The Obama administration is expanding and institutionalizing its controversial counter-terror targeted killing program, The Washington Post reported on Tuesday. What used to be a White House "kill list" will soon be a sophisticated, permanent targeting system called the "disposition matrix."
"The matrix contains the names of terrorism suspects arrayed against an accounting of the resources being marshaled to track them down, including sealed indictments and clandestine operations," reports the Post's Greg Miller. "U.S. officials said the database is designed to go beyond existing kill lists, mapping plans for the 'disposition' of suspects beyond the reach of American drones."
This is part, he writes, of the administration's larger push toward institutionalizing "the highly classified practice of targeted killing, transforming ad-hoc elements into a counterterrorism infrastructure capable of sustaining a seemingly permanent war."
Reuters first reported on a secret National Security Council "kill list" in October 2011. In late May of this year, the Associated Press revealed that President Obama was the final "decider" regarding what names belonged on the list. The disposition matrix would reportedly leave the president with a less active role in kill list decisions, reports Miller.
Instead, it appears that the National Counterterrorism Center (NCTC) will instead generate kill lists through the disposition matrix.
The ACLU of Massachusetts' Kade Crockford writes that this development is particularly alarming given that the NCTC collects data on "most people in the United States." She points to research by the national ACLU's legislative counsel that alleges:
As long as NCTC says its search is aimed at identifying terrorism information, it may conduct queries that involve non-terrorism data points and pattern-based searches and analysis (data mining)... Not only do they mean that anytime you interact with any government agency you essentially enter a lineup as a potential terrorist, they also rely on a technique, data mining, which has been thoroughly discredited as a useful tool for identifying terrorists.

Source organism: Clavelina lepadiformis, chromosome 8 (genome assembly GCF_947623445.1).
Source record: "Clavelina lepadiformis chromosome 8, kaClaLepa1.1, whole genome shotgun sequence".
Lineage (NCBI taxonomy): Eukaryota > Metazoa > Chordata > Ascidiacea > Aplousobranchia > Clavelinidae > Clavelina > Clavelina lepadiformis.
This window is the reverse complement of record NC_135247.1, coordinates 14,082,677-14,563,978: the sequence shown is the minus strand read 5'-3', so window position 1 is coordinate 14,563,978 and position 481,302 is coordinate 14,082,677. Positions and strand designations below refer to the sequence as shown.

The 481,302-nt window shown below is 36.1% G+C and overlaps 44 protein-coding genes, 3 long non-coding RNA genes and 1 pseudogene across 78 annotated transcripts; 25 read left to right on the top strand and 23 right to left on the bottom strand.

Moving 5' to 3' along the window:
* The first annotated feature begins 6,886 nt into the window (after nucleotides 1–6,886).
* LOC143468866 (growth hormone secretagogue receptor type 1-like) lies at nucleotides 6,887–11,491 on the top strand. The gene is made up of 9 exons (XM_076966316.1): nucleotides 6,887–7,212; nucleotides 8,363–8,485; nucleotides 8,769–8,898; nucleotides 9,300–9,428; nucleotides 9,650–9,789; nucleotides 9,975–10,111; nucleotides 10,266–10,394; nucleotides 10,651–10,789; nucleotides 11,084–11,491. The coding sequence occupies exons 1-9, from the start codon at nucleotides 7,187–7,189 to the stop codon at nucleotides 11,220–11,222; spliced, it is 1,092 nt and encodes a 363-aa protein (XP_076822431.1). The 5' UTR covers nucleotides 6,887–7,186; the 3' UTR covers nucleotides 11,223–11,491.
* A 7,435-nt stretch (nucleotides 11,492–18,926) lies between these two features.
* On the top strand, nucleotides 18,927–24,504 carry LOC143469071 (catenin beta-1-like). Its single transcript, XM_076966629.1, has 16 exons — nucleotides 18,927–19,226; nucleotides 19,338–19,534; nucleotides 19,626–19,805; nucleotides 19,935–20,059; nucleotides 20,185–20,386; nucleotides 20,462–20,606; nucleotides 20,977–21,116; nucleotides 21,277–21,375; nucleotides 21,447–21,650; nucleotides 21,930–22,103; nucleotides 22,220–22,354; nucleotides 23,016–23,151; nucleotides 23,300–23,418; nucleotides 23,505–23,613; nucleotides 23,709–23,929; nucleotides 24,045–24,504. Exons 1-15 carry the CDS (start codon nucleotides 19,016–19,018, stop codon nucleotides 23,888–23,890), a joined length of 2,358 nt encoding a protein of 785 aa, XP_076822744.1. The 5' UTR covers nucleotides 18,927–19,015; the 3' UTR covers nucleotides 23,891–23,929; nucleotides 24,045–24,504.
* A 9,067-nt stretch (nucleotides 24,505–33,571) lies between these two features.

The ACLU alleges that the U.S. government has already been responsible for the unlawful killing of three American citizens, including a 16-year-old boy. The Justice Department has replied that it never "officially acknowledged" any involvement in the killings, though it asserts that such killings would be legal.
The ACLU has filed three separate lawsuits against the federal government regarding targeted killing and drone strikes generally. In a statement responding to the "disposition matrix," ACLU National Security Project Director Hina Shamsi again condemned the targeted killings.
"Anyone who thought U.S. targeted killing outside of armed conflict was a narrow, emergency-based exception to the requirement of due process before a death sentence is being proven conclusively wrong," Shamsi said.
The Guardian's Glenn Greenwald, an occasional guest on msnbc and harsh critic of the administration's counter-terror practices, blasted the disposition matrix as "classic political dystopia brought to reality."
"It is literally impossible to imagine a more violent repudiation of the basic blueprint of the republic than the development of a secretive, totally unaccountable executive branch agency that simultaneously collects information about all citizens and then applies a 'disposition matrix' to determine what punishment should be meted out," he wrote on Wednesday.